Diana Zuckerman, PhD, Brandel France de Bravo, MPH, and Jae Hong Lee, MD, MPH, Cancer Prevention & Treatment Fund
For several decades, women have been told that regularly scheduled mammograms for midlife women can help detect breast cancer early and save lives. However, there have been controversies; for example, two Danish scientists concluded in 2001 that using mammograms to screen for breast cancer did not save lives. One of those scientists has continued to publish articles questioning the benefits of mammogram screening for breast cancer and arguing that women are not sufficiently warned about the negative effects of screening. As a result of the media attention to those concerns, some women are wondering whether they should undergo regularly scheduled mammograms. While the Danish researchers have highlighted some important issues, we say the answer to “Should midlife women undergo mammograms?” is YES.
First, it is important to know what evidence there is that mammograms save lives. Six large clinical studies performed by researchers over several decades, incorporating data from hundreds of thousands of women in three countries, have shown that using mammograms to screen for breast cancer helps to prevent deaths from breast cancer-with decreases in the number of breast cancer deaths ranging from 13% to 45%. Only one large study, performed in Canada, showed no difference in the number of breast cancer deaths with the use of mammograms. Some scientists have criticized the design of the Canadian study because it compared mammography plus a physical examination by a doctor to physical examinations alone. This study design would tend to dilute the benefits of mammography since physical exams and mammograms will detect some of the same cancers. However, numerous studies show that regularly scheduled mammograms help to catch breast cancer in earlier stages, when the chances of a cure are much better and when treatment might require less extensive surgery that conserves the breast. That last point is important, because even if the Danish study were correct and mammograms do not save lives compared to physical exams, earlier detection combined with less extensive surgery would be a significant quality-of-life benefit.
The bottom line is that either mammograms or physical exams will help detect breast cancer, but mammograms can detect much smaller, earlier cancers, and many women have mammograms more often than they would have physical exams. Overall, research indicates that the benefits of mammography generally outweigh the risks, as long as mammograms are performed in accordance with federal regulations (as outlined under the Mammography Quality Standards Act).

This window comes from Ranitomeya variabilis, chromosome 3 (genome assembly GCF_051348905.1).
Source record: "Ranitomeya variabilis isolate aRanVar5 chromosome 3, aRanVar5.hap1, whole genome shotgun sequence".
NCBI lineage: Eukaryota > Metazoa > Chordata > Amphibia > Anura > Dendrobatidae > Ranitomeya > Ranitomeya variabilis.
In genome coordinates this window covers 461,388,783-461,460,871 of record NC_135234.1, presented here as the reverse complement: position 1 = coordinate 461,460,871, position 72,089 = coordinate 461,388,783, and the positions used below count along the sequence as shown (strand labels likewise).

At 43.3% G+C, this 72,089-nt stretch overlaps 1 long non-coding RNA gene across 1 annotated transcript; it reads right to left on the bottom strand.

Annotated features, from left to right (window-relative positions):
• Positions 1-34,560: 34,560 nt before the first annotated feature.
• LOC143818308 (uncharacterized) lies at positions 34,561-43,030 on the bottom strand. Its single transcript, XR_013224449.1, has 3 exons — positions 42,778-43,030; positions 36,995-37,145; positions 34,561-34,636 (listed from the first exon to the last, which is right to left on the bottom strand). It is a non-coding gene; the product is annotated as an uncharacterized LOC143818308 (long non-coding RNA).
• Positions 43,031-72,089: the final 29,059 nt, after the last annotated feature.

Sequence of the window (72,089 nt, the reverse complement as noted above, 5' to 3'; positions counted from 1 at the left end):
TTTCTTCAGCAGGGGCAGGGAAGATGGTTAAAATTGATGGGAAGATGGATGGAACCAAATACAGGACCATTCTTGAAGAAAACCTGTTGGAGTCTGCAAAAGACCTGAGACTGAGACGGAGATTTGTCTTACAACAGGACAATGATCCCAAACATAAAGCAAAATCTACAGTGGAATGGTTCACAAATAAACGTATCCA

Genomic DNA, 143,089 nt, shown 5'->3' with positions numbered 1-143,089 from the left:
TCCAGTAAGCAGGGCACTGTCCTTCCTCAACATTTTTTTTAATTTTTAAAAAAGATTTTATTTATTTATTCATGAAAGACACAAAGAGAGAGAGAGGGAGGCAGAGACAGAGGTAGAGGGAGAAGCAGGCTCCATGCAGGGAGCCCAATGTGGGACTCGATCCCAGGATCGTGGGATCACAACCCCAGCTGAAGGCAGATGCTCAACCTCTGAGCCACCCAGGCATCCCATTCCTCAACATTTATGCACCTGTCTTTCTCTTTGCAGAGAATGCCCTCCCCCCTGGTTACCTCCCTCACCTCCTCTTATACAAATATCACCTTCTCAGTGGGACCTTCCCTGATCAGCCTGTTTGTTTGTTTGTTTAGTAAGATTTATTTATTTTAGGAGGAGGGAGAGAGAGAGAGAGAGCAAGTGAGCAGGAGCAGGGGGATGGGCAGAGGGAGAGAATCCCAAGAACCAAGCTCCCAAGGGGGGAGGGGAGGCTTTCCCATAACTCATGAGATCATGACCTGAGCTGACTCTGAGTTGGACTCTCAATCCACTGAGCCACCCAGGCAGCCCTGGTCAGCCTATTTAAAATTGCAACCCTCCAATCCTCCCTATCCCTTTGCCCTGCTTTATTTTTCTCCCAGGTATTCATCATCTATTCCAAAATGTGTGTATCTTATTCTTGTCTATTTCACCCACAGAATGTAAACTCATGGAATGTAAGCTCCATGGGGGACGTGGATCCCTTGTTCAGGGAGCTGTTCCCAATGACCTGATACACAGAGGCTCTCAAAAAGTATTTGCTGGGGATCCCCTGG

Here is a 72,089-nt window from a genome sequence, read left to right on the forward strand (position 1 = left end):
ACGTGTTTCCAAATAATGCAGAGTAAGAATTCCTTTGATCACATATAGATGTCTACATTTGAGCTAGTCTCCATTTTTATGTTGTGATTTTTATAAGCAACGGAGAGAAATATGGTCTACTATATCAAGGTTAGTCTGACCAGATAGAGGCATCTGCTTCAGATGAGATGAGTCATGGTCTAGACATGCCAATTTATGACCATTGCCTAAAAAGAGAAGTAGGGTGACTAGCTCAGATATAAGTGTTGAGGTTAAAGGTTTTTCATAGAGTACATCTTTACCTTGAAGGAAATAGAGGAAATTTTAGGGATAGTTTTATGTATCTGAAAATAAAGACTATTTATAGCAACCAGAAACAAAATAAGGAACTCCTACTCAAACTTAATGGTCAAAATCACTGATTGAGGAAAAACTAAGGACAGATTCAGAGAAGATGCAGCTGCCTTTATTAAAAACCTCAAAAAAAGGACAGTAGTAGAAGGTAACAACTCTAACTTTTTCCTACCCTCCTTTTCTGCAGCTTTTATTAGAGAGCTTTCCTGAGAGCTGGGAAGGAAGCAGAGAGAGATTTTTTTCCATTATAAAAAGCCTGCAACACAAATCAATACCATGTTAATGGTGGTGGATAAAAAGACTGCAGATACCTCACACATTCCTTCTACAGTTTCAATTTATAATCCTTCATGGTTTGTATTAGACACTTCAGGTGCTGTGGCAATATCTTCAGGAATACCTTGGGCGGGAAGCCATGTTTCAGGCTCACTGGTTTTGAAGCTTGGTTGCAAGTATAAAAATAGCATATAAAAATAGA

What kind of a study did the Danish researchers conduct to come up with results so different from six out of seven clinical studies? For their 2001 study, Ole Olsen and Peter Gotzsche performed what is known as a meta-analysis. This type of study does not produce any new data, but instead reanalyzes previously published data-in this case, data from the seven large clinical studies already mentioned above. Meta-analyses have become increasingly popular, in part because they are inexpensive and relatively easy to perform: all that is needed are paper copies of previously published studies, a computer, and software. However, performing a meta-analysis also requires many subjective decisions by the scientists that can bias the results. For example, many researchers disagree with the decision by Olsen and Gotzsche to label certain studies “unreliable” because of small differences in average age between the groups of women receiving and not receiving mammograms. Those researchers argue that differences of a few months in average age between patient groups are not relevant in judging the validity of a study. As you can see, it is very possible for two different teams of researchers performing a meta-analysis of the same data to reach completely different conclusions.
In a 2009 article, Gotzsche and his colleagues propose revising patient information materials about mammography screening to make the risks clearer to women. Although he acknowledges that mammograms can save lives, he again emphasizes that it is “not clear whether screening does more good than harm” because mammography screening results in “overdiagnosis” and “overtreatment.” False positives cause emotional distress and may result in additional unnecessary exposure to radiation. In addition, women with non-invasive breast conditions, such as Ductal Carcinoma in Situ (DCIS), may undergo medically unnecessary mastectomies. He concludes that instead of decreasing mastectomies, breast cancer screening with mammography leads to more mastectomies.
If six out of seven large-scale clinical studies show that mammography screening saves lives, could Gotzsche be correct that the risks outweigh the benefits? His articles have received a great deal of attention because he has worked with the prestigious Cochrane Collaboration and because the articles were published in two prestigious British medical journals: The Lancet and the British Medical Journal. Publication in such journals tends to lend weight to a scientific report, but that does not guarantee the quality or true importance of the work. In the case of the meta-analysis, some journalists could not critically evaluate the results from this type of study. Most journalists, including those who report on health issues, are not scientists and do not have extensive medical research experience. That may explain why the news media overemphasized the importance of the Danish meta-analysis, causing concerns among thousands of patients around the world.
How Overtreatment Affects the Risk to Benefit Ratio
Although the importance of the Danish meta-analysis may have been overemphasized, the authors did raise very important potential problems with breast cancer screening using mammograms: unnecessary biopsies or overaggressive treatment. The use of mammograms to screen for breast cancer does result in more biopsies for lesions that look suspicious on mammograms but are not cancer. However, better training of radiologists and improved technology could reduce the number of unnecessary biopsies. Overly aggressive treatment is a well-documented problem, and not only because of mammograms. Many breast cancer patients undergo mastectomies when they are eligible for less extensive breast-conserving surgery. Women who have pre-cancerous conditions are often urged to have surgery even when experts believe “watchful waiting” or “active surveillance” is the more appropriate choice. It is important for patients to carefully discuss diagnostic and treatment options with their physicians. A second opinion is always a wise option, especially if any type of surgery is recommended.